This is precisely one of the problems that the report “Beyond Bullets and Bombs” identifies with the US development mission in Pakistan. It states that one of the reasons why development initiatives by the US in Pakistan are failing is that “the integrated ‘AfPak’ approach has muddled the development mission in Pakistan”. The AfPak approach merges development efforts for Afghanistan and Pakistan with broader diplomatic and defence policies. This entanglement of security and development policies has led to a myriad of obstacles for the development programme in Pakistan.

For one, the giving of aid is determined by US objectives in fighting the war on terror and not according to the development needs of Pakistan itself. The report states: “Integration has made long-term development issues in Pakistan more susceptible to distraction by the security and diplomatic emergencies of the moment. For instance, in the aftermath of the Raymond Davis incident in Lahore, the US government cancelled plans for a trilateral economic summit, and the press reported widespread rumours that a congressional delegation visiting Pakistan threatened to cut US aid.”

When security concerns of the US start dictating the delivery of development assistance to such an extent, poverty reduction measures can be undermined and the overall goal of human development can become obscure.

Linking development and security can also be a recipe for confusion and incoherence because it seeks to situate military, political and development aid projects as part of the same overall goal and in doing so sidelines constructive development in Pakistan.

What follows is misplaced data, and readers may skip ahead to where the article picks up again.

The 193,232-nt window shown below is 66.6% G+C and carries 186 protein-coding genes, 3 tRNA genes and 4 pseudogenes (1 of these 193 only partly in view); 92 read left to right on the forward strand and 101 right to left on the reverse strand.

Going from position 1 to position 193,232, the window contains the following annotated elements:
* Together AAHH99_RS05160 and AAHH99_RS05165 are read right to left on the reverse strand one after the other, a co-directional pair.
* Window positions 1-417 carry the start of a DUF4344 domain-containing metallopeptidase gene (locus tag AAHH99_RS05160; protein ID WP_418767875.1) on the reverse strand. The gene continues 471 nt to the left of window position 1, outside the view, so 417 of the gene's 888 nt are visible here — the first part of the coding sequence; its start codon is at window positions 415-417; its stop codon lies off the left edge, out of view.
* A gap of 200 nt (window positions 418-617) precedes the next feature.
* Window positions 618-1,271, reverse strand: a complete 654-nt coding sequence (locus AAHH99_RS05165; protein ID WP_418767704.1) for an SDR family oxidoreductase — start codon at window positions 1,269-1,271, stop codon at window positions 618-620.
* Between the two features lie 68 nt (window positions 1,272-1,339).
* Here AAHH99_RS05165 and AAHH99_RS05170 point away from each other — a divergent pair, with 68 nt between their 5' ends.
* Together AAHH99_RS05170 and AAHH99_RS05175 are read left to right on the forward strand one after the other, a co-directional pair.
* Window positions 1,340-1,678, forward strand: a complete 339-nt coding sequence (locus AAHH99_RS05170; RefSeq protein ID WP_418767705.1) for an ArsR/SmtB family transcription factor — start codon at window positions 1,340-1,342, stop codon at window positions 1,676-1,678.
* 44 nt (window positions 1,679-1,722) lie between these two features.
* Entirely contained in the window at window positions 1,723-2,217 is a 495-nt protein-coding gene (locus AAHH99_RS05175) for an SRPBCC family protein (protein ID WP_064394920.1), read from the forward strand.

The US development programme in Pakistan is aiming to do too much under the mandate of development, which ends up politicising development initiatives. Thus, the development programme is no longer perceived as being independent and neutral by the Pakistani public at large.

Although the report identifies the “securitisation of development” to be one of the major hindrances to the success of the US aid and development mission in Pakistan, making the pertinent suggestion that the Pakistan development mission needs to be separated from the security programme, I think it falls into the trap of securitising development itself.

The study group that put this report together claims that long-term development in Pakistan is pertinent for the US because it would serve their security interests. Development in Pakistan, therefore, is not seen as an end in itself and starts to be overtaken by security related instrumental calculations. Currently, the very goals that international development measures intend to achieve, such as poverty reduction and human rights, are being compromised in the name of development in Pakistan. I believe it is imperative that the development paradigm in Pakistan be kept separate from US security concerns. Otherwise, the pursuit of development and betterment of humanity in the country is under threat.



Published in The Express Tribune, August 5th, 2011.

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COMMENTS (12)

Faizan Muhammad | 9 years ago | Reply

Great article especially from someone who has not acquired extensive experience as yet. Managed to use great insight to succinctly put down her points. Well done.

Palvasha von Hassell | 9 years ago | Reply

@Aryabhat:

The American taxpayer is financing his own development industry, which is one of the main reasons "development" is undertaken at all. The aguments for linking development with security are indeed weak and contrived, if not outright counter-productive.